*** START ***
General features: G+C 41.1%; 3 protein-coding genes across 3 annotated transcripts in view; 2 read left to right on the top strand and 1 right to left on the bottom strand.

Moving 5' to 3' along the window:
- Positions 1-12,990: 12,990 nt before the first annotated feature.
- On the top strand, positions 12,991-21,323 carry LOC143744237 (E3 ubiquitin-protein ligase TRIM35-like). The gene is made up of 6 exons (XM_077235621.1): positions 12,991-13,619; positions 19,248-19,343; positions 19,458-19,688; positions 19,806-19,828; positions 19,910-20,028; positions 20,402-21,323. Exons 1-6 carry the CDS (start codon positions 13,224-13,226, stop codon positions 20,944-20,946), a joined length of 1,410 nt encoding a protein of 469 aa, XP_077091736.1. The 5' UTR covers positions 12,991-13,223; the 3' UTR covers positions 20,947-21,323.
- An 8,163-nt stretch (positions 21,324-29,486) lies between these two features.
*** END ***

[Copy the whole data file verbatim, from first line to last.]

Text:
General features: G+C 41.1%; 3 protein-coding genes across 3 annotated transcripts in view; 2 read left to right on the top strand and 1 right to left on the bottom strand.

Moving 5' to 3' along the window:
- Positions 1-12,990: 12,990 nt before the first annotated feature.
- On the top strand, positions 12,991-21,323 carry LOC143744237 (E3 ubiquitin-protein ligase TRIM35-like). The gene is made up of 6 exons (XM_077235621.1): positions 12,991-13,619; positions 19,248-19,343; positions 19,458-19,688; positions 19,806-19,828; positions 19,910-20,028; positions 20,402-21,323. Exons 1-6 carry the CDS (start codon positions 13,224-13,226, stop codon positions 20,944-20,946), a joined length of 1,410 nt encoding a protein of 469 aa, XP_077091736.1. The 5' UTR covers positions 12,991-13,223; the 3' UTR covers positions 20,947-21,323.
- An 8,163-nt stretch (positions 21,324-29,486) lies between these two features.